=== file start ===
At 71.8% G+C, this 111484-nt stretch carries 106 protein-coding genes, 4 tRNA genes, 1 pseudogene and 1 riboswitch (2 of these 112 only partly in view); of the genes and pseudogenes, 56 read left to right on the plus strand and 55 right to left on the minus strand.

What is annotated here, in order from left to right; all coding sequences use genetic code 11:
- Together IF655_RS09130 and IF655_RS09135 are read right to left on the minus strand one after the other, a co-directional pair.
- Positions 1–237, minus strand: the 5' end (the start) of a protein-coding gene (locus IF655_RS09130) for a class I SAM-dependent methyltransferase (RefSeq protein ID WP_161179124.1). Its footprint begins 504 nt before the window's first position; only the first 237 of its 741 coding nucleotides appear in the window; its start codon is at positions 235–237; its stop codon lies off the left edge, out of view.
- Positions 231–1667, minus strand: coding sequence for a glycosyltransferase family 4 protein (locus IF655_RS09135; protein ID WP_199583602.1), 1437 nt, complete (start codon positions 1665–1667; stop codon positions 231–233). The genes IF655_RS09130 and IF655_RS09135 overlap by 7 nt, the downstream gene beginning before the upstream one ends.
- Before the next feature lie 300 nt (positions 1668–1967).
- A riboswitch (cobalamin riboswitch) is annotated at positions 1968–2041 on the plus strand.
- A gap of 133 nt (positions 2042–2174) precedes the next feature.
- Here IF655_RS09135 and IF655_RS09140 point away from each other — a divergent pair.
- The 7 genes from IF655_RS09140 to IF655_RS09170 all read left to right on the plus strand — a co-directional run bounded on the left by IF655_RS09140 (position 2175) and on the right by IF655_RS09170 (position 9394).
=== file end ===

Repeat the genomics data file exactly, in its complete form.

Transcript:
At 71.8% G+C, this 111484-nt stretch carries 106 protein-coding genes, 4 tRNA genes, 1 pseudogene and 1 riboswitch (2 of these 112 only partly in view); of the genes and pseudogenes, 56 read left to right on the plus strand and 55 right to left on the minus strand.

What is annotated here, in order from left to right; all coding sequences use genetic code 11:
- Together IF655_RS09130 and IF655_RS09135 are read right to left on the minus strand one after the other, a co-directional pair.
- Positions 1–237, minus strand: the 5' end (the start) of a protein-coding gene (locus IF655_RS09130) for a class I SAM-dependent methyltransferase (RefSeq protein ID WP_161179124.1). Its footprint begins 504 nt before the window's first position; only the first 237 of its 741 coding nucleotides appear in the window; its start codon is at positions 235–237; its stop codon lies off the left edge, out of view.
- Positions 231–1667, minus strand: coding sequence for a glycosyltransferase family 4 protein (locus IF655_RS09135; protein ID WP_199583602.1), 1437 nt, complete (start codon positions 1665–1667; stop codon positions 231–233). The genes IF655_RS09130 and IF655_RS09135 overlap by 7 nt, the downstream gene beginning before the upstream one ends.
- Before the next feature lie 300 nt (positions 1668–1967).
- A riboswitch (cobalamin riboswitch) is annotated at positions 1968–2041 on the plus strand.
- A gap of 133 nt (positions 2042–2174) precedes the next feature.
- Here IF655_RS09135 and IF655_RS09140 point away from each other — a divergent pair.
- The 7 genes from IF655_RS09140 to IF655_RS09170 all read left to right on the plus strand — a co-directional run bounded on the left by IF655_RS09140 (position 2175) and on the right by IF655_RS09170 (position 9394).